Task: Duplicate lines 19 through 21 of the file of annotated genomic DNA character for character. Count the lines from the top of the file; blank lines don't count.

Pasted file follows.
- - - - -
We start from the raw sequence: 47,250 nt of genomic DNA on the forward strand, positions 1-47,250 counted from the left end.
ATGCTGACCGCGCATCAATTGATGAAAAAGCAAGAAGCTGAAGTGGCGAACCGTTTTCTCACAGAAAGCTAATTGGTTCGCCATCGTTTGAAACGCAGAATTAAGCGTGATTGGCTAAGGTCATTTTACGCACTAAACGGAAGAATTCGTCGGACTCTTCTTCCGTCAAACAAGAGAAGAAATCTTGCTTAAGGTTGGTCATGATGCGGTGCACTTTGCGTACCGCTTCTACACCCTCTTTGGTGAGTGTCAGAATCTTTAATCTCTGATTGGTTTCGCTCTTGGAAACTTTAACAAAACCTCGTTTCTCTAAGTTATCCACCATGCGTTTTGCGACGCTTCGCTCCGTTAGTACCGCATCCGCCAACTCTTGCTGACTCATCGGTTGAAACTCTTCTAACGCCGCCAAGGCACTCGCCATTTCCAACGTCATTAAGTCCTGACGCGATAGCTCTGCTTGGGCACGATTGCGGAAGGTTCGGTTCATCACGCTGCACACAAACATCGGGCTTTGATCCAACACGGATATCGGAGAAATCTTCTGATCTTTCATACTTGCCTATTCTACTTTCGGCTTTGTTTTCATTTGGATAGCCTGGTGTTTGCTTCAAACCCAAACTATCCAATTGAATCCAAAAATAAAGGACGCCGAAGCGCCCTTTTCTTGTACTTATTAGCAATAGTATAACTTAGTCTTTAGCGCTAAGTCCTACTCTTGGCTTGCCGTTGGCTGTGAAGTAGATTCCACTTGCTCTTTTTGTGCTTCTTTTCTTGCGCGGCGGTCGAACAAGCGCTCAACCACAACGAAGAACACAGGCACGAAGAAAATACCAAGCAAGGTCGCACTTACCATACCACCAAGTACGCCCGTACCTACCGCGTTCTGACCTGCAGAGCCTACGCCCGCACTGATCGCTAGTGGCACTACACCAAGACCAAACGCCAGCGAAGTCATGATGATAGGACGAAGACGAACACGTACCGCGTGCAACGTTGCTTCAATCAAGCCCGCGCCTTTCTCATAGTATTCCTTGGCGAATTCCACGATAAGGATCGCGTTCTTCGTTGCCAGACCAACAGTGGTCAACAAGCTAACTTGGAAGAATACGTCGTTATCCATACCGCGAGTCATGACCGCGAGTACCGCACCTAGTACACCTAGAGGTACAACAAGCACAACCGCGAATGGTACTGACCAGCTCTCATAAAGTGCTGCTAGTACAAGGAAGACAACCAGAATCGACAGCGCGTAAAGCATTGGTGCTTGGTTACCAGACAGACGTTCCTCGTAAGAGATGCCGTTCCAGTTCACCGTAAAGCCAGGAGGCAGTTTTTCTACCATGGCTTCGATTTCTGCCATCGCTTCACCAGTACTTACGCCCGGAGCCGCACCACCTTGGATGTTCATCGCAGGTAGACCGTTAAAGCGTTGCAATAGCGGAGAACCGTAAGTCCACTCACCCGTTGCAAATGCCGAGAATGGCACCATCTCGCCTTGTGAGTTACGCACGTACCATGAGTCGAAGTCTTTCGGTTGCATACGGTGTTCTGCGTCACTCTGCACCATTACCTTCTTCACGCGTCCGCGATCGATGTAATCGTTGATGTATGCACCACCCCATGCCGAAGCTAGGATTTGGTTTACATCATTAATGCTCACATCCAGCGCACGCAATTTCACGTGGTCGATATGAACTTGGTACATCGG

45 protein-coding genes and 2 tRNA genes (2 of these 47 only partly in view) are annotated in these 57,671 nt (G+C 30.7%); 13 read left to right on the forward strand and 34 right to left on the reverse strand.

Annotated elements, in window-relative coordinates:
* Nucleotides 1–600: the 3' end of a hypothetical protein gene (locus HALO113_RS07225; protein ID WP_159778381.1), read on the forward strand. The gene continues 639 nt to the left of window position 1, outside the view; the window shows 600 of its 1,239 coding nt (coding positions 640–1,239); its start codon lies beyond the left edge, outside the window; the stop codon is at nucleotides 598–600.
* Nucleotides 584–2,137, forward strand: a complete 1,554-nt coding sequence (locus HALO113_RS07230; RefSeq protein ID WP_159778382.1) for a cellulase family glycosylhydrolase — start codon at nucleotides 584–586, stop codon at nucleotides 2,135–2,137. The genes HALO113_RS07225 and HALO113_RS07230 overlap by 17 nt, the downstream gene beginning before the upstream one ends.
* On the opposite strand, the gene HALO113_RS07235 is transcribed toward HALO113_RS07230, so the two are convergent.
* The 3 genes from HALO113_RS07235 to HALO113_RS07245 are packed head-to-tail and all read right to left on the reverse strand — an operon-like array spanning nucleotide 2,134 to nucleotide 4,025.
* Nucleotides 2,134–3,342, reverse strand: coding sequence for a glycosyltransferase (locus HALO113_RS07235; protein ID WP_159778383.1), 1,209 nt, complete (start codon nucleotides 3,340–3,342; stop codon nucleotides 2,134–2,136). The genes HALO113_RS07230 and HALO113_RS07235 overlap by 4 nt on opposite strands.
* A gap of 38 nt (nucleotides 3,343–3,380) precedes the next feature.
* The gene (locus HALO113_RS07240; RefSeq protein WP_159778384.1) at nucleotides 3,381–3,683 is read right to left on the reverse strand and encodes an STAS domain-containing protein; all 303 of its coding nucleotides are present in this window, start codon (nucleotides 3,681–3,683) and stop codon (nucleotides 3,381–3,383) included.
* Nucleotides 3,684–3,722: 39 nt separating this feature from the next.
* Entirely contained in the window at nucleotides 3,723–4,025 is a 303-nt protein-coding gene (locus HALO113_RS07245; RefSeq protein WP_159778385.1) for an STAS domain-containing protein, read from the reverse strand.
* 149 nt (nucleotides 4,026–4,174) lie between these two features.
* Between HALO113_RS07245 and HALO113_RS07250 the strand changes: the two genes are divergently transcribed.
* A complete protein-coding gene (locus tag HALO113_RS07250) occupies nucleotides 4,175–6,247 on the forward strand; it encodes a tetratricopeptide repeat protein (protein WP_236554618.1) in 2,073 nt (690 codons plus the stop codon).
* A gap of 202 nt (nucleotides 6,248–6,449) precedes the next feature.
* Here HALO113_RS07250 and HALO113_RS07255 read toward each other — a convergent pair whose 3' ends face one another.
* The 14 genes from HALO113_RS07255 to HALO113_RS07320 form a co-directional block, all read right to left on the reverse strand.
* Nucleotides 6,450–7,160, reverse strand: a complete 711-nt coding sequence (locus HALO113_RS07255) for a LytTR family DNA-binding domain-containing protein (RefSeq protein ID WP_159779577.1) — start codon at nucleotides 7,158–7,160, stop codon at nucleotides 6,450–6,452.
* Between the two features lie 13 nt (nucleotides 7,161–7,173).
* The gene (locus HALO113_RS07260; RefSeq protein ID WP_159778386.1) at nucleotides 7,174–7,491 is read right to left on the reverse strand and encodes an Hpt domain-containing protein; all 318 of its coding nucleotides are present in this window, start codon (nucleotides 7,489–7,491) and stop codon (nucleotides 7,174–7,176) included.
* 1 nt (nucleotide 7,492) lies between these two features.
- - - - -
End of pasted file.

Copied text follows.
* The 14 genes from HALO113_RS07255 to HALO113_RS07320 form a co-directional block, all read right to left on the reverse strand.
* Nucleotides 6,450–7,160, reverse strand: a complete 711-nt coding sequence (locus HALO113_RS07255) for a LytTR family DNA-binding domain-containing protein (RefSeq protein ID WP_159779577.1) — start codon at nucleotides 7,158–7,160, stop codon at nucleotides 6,450–6,452.
* Between the two features lie 13 nt (nucleotides 7,161–7,173).